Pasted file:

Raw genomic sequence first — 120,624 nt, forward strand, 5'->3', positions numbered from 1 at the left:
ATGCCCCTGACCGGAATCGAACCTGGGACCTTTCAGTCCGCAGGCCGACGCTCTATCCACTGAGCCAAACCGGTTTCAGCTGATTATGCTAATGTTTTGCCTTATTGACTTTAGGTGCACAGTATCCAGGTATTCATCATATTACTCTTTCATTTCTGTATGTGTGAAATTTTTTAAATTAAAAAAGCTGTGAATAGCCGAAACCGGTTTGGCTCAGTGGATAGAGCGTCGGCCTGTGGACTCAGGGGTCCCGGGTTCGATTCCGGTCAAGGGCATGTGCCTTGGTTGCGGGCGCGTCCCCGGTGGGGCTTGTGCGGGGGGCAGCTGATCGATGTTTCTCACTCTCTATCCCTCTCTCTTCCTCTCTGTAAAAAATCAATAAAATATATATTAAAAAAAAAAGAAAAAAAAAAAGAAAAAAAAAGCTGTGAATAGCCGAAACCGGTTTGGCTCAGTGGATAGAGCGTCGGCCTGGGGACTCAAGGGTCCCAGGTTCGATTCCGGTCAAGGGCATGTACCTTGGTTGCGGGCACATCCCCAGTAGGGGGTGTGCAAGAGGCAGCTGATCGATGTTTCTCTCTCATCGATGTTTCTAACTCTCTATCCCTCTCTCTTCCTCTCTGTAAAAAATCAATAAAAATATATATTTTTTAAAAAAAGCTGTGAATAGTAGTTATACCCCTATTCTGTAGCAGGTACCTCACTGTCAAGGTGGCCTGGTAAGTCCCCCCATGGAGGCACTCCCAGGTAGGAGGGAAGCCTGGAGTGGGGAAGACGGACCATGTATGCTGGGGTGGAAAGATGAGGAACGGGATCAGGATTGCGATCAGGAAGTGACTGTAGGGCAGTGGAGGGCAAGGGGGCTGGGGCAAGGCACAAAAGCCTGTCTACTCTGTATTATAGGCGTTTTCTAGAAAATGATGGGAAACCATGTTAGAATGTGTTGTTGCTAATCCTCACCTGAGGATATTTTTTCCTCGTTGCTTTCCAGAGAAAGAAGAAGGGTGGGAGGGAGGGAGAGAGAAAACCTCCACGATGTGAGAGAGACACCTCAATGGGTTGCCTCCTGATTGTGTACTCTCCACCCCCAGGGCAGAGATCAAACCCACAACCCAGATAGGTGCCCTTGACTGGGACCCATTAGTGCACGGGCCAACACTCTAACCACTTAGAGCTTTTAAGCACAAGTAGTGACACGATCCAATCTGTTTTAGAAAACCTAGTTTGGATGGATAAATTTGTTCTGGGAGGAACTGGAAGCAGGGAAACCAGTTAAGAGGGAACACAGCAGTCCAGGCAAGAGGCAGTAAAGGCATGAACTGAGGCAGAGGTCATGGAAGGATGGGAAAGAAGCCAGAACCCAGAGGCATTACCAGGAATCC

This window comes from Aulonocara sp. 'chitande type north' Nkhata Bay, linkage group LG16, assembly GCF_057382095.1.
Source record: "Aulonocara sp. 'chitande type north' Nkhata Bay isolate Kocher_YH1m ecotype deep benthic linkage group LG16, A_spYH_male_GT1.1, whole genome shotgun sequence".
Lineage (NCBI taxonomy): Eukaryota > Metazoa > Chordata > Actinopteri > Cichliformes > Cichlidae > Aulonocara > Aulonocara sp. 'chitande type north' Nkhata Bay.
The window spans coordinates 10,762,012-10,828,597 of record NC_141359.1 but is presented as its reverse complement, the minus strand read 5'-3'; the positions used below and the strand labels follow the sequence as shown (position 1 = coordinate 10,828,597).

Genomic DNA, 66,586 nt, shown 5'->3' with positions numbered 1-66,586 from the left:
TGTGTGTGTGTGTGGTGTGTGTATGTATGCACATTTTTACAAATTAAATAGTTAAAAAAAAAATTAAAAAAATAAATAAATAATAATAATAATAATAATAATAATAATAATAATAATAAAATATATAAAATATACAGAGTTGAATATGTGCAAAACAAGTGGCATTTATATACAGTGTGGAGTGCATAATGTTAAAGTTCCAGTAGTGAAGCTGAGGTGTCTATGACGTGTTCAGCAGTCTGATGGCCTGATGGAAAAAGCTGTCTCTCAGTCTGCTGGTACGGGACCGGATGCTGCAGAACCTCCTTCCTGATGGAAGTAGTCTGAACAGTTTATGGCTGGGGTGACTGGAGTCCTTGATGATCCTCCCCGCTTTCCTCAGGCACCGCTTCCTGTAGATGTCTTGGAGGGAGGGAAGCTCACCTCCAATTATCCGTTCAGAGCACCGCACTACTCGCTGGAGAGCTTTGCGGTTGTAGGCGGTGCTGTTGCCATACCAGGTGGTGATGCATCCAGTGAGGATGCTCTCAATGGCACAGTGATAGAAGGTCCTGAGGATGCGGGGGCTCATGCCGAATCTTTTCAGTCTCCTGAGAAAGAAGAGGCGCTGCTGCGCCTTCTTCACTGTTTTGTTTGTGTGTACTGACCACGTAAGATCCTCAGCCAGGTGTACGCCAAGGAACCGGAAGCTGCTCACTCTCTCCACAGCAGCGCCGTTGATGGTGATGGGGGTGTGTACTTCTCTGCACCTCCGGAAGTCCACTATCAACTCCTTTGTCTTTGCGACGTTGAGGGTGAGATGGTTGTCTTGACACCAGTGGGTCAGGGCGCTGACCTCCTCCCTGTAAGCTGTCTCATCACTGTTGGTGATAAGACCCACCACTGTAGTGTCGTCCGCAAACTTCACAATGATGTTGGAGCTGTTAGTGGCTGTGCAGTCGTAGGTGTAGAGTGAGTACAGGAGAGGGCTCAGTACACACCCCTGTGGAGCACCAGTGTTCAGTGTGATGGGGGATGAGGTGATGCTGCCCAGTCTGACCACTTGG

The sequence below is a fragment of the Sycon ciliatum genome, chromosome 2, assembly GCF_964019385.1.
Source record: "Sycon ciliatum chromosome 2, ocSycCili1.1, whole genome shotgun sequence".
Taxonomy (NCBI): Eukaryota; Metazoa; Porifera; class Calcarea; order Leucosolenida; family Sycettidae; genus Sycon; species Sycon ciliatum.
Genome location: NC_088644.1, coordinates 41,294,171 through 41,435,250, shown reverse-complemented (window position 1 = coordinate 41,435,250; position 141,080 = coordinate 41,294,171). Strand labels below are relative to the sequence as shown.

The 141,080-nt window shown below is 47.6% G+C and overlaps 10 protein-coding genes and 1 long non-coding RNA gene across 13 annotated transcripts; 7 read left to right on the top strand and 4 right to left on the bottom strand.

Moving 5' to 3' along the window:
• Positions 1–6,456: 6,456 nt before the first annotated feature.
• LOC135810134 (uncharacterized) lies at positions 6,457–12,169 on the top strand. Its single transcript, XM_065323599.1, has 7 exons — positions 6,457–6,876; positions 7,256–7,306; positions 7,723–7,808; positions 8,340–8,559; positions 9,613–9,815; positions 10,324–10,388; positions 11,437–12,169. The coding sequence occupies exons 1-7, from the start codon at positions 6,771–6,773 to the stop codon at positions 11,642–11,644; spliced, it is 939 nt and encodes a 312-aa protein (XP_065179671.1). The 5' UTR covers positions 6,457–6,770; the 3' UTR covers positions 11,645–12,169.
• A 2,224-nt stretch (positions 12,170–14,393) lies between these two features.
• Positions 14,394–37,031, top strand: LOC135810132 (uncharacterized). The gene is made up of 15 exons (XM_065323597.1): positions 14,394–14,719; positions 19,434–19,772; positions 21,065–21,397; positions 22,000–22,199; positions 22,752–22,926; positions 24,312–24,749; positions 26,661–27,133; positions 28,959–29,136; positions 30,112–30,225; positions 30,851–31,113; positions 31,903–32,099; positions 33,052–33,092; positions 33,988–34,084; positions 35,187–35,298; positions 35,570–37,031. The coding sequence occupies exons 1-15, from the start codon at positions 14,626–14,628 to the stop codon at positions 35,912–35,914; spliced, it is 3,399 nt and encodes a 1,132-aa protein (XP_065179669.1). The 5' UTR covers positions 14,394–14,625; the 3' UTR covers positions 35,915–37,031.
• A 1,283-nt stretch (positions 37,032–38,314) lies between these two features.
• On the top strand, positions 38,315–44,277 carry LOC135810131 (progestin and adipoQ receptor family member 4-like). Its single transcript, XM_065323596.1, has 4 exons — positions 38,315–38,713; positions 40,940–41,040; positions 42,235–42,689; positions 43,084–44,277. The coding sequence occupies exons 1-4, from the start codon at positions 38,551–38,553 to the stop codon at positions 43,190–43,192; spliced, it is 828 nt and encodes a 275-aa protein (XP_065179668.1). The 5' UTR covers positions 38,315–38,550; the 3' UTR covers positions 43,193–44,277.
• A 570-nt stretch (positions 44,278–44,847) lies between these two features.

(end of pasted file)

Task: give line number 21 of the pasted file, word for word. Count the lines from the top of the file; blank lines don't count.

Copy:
• A 570-nt stretch (positions 44,278–44,847) lies between these two features.